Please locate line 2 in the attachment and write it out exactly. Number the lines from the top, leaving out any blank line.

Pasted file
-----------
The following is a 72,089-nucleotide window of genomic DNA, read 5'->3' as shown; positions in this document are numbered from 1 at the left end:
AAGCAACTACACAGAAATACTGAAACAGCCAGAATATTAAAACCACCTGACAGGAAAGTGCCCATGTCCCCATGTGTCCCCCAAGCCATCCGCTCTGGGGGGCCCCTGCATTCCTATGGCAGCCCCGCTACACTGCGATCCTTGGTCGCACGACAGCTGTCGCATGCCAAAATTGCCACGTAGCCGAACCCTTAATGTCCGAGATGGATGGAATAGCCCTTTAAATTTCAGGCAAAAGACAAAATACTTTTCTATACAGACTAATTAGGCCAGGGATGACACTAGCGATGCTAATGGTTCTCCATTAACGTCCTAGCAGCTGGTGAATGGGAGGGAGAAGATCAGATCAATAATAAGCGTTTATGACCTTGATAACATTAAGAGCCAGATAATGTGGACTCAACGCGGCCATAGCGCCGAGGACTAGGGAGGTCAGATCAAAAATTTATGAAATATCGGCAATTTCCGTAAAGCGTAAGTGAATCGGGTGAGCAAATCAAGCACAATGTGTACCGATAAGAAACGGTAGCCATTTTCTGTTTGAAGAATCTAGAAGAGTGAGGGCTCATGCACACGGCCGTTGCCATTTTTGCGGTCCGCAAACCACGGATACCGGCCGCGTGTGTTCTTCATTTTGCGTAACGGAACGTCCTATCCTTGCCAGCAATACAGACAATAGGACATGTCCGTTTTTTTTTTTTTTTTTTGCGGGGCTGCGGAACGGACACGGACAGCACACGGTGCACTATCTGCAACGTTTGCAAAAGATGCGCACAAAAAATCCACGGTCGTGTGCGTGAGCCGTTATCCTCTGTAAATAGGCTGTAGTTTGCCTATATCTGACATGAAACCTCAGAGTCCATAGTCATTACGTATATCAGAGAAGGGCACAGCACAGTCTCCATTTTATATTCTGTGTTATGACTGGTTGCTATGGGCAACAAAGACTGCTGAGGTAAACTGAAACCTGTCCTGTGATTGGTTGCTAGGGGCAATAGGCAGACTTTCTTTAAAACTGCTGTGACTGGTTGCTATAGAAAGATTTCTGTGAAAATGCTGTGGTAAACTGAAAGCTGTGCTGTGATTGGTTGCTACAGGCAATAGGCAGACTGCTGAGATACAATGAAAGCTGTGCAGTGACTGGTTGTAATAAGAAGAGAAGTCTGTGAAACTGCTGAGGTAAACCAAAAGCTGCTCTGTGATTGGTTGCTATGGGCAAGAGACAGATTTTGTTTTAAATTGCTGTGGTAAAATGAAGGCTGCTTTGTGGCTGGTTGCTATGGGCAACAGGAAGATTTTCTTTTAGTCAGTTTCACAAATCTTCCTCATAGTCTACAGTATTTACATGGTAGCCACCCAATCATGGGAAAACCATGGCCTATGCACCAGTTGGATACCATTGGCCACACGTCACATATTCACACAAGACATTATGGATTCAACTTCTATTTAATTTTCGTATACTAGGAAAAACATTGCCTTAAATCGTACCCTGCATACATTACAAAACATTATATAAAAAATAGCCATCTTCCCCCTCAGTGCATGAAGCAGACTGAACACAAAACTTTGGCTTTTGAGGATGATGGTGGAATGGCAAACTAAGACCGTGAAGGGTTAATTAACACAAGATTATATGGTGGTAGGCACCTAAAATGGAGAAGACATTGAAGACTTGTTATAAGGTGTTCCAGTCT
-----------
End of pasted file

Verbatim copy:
AAGCAACTACACAGAAATACTGAAACAGCCAGAATATTAAAACCACCTGACAGGAAAGTGCCCATGTCCCCATGTGTCCCCCAAGCCATCCGCTCTGGGGGGCCCCTGCATTCCTATGGCAGCCCCGCTACACTGCGATCCTTGGTCGCACGACAGCTGTCGCATGCCAAAATTGCCACGTAGCCGAACCCTTAATGTCCGAGATGGATGGAATAGCCCTTTAAATTTCAGGCAAAAGACAAAATACTTTTCTATACAGACTAATTAGGCCAGGGATGACACTAGCGATGCTAATGGTTCTCCATTAACGTCCTAGCAGCTGGTGAATGGGAGGGAGAAGATCAGATCAATAATAAGCGTTTATGACCTTGATAACATTAAGAGCCAGATAATGTGGACTCAACGCGGCCATAGCGCCGAGGACTAGGGAGGTCAGATCAAAAATTTATGAAATATCGGCAATTTCCGTAAAGCGTAAGTGAATCGGGTGAGCAAATCAAGCACAATGTGTACCGATAAGAAACGGTAGCCATTTTCTGTTTGAAGAATCTAGAAGAGTGAGGGCTCATGCACACGGCCGTTGCCATTTTTGCGGTCCGCAAACCACGGATACCGGCCGCGTGTGTTCTTCATTTTGCGTAACGGAACGTCCTATCCTTGCCAGCAATACAGACAATAGGACATGTCCGTTTTTTTTTTTTTTTTTTGCGGGGCTGCGGAACGGACACGGACAGCACACGGTGCACTATCTGCAACGTTTGCAAAAGATGCGCACAAAAAATCCACGGTCGTGTGCGTGAGCCGTTATCCTCTGTAAATAGGCTGTAGTTTGCCTATATCTGACATGAAACCTCAGAGTCCATAGTCATTACGTATATCAGAGAAGGGCACAGCACAGTCTCCATTTTATATTCTGTGTTATGACTGGTTGCTATGGGCAACAAAGACTGCTGAGGTAAACTGAAACCTGTCCTGTGATTGGTTGCTAGGGGCAATAGGCAGACTTTCTTTAAAACTGCTGTGACTGGTTGCTATAGAAAGATTTCTGTGAAAATGCTGTGGTAAACTGAAAGCTGTGCTGTGATTGGTTGCTACAGGCAATAGGCAGACTGCTGAGATACAATGAAAGCTGTGCAGTGACTGGTTGTAATAAGAAGAGAAGTCTGTGAAACTGCTGAGGTAAACCAAAAGCTGCTCTGTGATTGGTTGCTATGGGCAAGAGACAGATTTTGTTTTAAATTGCTGTGGTAAAATGAAGGCTGCTTTGTGGCTGGTTGCTATGGGCAACAGGAAGATTTTCTTTTAGTCAGTTTCACAAATCTTCCTCATAGTCTACAGTATTTACATGGTAGCCACCCAATCATGGGAAAACCATGGCCTATGCACCAGTTGGATACCATTGGCCACACGTCACATATTCACACAAGACATTATGGATTCAACTTCTATTTAATTTTCGTATACTAGGAAAAACATTGCCTTAAATCGTACCCTGCATACATTACAAAACATTATATAAAAAATAGCCATCTTCCCCCTCAGTGCATGAAGCAGACTGAACACAAAACTTTGGCTTTTGAGGATGATGGTGGAATGGCAAACTAAGACCGTGAAGGGTTAATTAACACAAGATTATATGGTGGTAGGCACCTAAAATGGAGAAGACATTGAAGACTTGTTATAAGGTGTTCCAGTCT